It takes another few minutes for my friend to appear with her cheery face, and magically the ushers cease and desist. It was all a glitch. Our seats were reserved for the tech crew, and no one had communicated that to the front of the house. We proceed to enjoy the play, if enjoy still applies to collisions at The Front between generations, races and attitudes. At play’s end, Anna Deavere Smith bows and graciously pulls Fania Davis up from her front row seat and kisses her ceremoniously. I guess the ushers got that one wrong.
I jabber about the incident in an open letter to the playwright and the company on Facebook setting out the sequence of events. Two local papers The Daily Californian and East Bay Express pick up the post. It becomes the controversy, and Berkeley Rep calls – after – its director of marketing tells me – much internal talk, and apologizes. I ask for a formal letter of apology. She wants to know if I have any suggestions. Yes, offer more plays with ethnic and black writers, continue to give out free tickets, train everybody in diversity, pair productions with The Lower Bottom Playaz and other community-based theaters. I mention Elizabeth Warren’s clarion call to the upper classes, that they don’t own the bounty of this society nor merit it. And I remind her of TOBA, Theater Owners Booking Agency, informally known as Tough on Black Asses, that booked black acts in the south in the 1900s until artists like Lena Horne and jazz musicians broke the color barrier. It’s not enough for Anna Deavere Smith to come for three weeks and leave, and Berkeley Rep to go back to biz as usual.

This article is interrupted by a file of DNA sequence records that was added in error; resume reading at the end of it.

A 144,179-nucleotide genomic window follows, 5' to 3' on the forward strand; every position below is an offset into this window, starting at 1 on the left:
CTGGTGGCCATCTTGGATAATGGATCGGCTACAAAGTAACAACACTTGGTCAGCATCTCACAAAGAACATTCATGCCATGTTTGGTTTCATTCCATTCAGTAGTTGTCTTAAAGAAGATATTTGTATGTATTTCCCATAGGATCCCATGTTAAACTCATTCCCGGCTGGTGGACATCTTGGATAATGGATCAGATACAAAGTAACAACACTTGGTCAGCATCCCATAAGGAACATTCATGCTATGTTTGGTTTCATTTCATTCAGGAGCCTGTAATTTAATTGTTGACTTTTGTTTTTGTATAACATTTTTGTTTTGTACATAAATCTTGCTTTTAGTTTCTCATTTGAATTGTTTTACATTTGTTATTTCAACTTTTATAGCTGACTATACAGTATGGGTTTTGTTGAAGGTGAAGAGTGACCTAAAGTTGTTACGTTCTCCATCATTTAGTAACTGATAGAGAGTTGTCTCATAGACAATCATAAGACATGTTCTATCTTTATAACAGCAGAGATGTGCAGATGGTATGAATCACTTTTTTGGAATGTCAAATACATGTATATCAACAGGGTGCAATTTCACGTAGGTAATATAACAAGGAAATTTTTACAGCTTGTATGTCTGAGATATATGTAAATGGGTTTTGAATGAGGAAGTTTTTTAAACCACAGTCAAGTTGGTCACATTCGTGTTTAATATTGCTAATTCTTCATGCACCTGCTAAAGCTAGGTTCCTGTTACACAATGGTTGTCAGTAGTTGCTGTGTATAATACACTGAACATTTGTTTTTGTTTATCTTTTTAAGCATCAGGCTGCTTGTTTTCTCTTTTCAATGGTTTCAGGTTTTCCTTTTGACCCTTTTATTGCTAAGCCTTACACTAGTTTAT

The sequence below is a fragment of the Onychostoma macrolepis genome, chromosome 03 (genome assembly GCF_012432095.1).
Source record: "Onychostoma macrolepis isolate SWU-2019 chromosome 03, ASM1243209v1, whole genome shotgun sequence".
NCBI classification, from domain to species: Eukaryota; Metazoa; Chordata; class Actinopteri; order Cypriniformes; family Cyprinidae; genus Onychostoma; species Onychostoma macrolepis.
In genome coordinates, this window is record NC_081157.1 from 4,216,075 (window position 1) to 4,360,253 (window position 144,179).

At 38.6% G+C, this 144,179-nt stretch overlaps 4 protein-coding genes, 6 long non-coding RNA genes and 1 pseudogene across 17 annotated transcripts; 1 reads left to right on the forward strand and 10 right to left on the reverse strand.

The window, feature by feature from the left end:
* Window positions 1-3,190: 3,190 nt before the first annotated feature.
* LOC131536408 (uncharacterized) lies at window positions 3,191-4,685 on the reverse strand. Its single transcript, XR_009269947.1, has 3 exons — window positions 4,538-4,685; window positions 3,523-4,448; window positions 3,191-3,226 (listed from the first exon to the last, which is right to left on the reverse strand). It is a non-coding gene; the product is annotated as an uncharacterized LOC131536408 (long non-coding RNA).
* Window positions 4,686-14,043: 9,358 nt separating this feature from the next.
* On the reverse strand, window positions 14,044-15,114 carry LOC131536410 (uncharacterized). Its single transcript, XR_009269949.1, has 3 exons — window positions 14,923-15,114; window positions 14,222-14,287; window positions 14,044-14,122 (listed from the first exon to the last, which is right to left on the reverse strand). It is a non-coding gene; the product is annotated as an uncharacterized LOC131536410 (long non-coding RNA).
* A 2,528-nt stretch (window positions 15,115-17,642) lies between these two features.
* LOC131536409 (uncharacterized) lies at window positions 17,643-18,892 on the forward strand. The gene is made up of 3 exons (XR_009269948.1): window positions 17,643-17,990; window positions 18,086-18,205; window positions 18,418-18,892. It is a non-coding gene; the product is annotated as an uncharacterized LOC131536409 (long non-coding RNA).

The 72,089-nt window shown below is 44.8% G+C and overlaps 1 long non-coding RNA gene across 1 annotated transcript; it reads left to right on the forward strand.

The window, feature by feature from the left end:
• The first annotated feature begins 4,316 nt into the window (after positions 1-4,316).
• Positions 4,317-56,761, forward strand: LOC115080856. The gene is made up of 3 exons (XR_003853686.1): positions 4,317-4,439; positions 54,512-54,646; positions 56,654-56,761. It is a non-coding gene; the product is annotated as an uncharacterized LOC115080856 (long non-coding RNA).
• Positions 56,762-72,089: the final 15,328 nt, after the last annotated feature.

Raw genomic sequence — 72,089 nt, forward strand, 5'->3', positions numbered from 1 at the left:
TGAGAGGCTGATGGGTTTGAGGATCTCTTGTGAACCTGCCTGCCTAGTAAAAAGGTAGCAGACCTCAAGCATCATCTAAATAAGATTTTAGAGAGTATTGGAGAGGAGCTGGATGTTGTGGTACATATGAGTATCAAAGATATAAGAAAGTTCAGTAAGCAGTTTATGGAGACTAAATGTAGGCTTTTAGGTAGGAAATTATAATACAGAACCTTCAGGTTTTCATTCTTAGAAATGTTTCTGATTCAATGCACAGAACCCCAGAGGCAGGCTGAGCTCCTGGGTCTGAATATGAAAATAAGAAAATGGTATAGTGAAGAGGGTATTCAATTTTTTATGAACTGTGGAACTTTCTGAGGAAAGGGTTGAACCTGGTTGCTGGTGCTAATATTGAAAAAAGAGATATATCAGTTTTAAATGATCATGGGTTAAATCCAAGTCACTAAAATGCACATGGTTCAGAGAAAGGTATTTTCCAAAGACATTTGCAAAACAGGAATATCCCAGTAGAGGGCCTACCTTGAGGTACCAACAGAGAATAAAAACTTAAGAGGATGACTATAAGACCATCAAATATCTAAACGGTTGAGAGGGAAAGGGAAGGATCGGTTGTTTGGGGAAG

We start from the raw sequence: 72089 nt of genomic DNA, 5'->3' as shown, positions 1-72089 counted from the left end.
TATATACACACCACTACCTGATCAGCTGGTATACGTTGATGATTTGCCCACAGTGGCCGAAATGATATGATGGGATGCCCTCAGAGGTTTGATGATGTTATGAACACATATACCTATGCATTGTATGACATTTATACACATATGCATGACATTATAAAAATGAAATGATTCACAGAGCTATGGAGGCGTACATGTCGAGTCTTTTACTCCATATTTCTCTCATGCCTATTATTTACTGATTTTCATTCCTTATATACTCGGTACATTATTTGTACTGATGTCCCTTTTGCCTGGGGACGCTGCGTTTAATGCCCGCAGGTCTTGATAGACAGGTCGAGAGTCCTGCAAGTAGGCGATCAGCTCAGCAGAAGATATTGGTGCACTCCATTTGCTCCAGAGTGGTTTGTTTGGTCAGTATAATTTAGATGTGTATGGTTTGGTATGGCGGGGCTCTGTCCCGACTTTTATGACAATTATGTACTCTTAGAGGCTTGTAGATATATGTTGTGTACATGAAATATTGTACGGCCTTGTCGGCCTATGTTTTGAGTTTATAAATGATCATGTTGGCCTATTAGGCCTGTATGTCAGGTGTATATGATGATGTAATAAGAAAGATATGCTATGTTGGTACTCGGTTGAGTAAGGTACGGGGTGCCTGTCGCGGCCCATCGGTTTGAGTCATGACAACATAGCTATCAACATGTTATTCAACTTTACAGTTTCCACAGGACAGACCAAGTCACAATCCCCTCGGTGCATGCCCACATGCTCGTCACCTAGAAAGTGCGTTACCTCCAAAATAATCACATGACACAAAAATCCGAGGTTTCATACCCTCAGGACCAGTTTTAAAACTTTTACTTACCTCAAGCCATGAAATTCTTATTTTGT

The Rep sends me a formal if we’ve offended you, we’re sorry apology, adding that their audiences are 20% people of color. A friend who is a UC prof and season subscriber at the Rep scoffs at the 20% number. She and others attest to audiences that are nearly as all-white as I’ve seen. African-American entrepreneurs, intellectuals and artisans have long been the target of hostility and terror in this country. Many black shopkeepers were lynched by outraged and economically dispossessed white Southerners. Black Wall Street, one of the nation’s most affluent all-black communities, in Tulsa, Oklahoma, was burned down in 1921 by angry white residents. Many people are unaware that the terrorist bomb attack on the Alfred P. Murrah Federal Building in downtown Oklahoma City in 1995 wiped out a solid block of the city’s black middle class who were civil service workers. My family is from Oklahoma; my aunt, a librarian and prominent Delta Sigma Theta sorority member, left Oklahoma City after the bombing, distraught at the loss of so many in her community.
Home from his travels to the South, my grandson and his parents found shocking that the white drinking fountains had been a nickel whilst the coloreds’ cost a dime. Ah, those darned public accommodations. If only they were not symptomatic of deeper issues. I imagine the pictures from Greensboro in my grandson’s head as he bikes around our lovely hometown…Berkeley. In spite of the loveliness, his summer travels have an impact. He brings up Emmett Till, puzzled why was murdered so brutally for looking at a white girl. This would never happen in Berkeley, he says. On social media, he gets a headshot from a white classmate. We see it. And, we don’t see it. Then she sends a second, glammed up picture we do not ignore. We have The Talk, the Emmett Till talk, the sexting talk, the Instagram talk…. Yes, there are many versions of The Talk. Being young and black is a precarious life. Even in Berkeley. Or should I say, especially in Berkeley where one can forget the rules and suffer the consequences.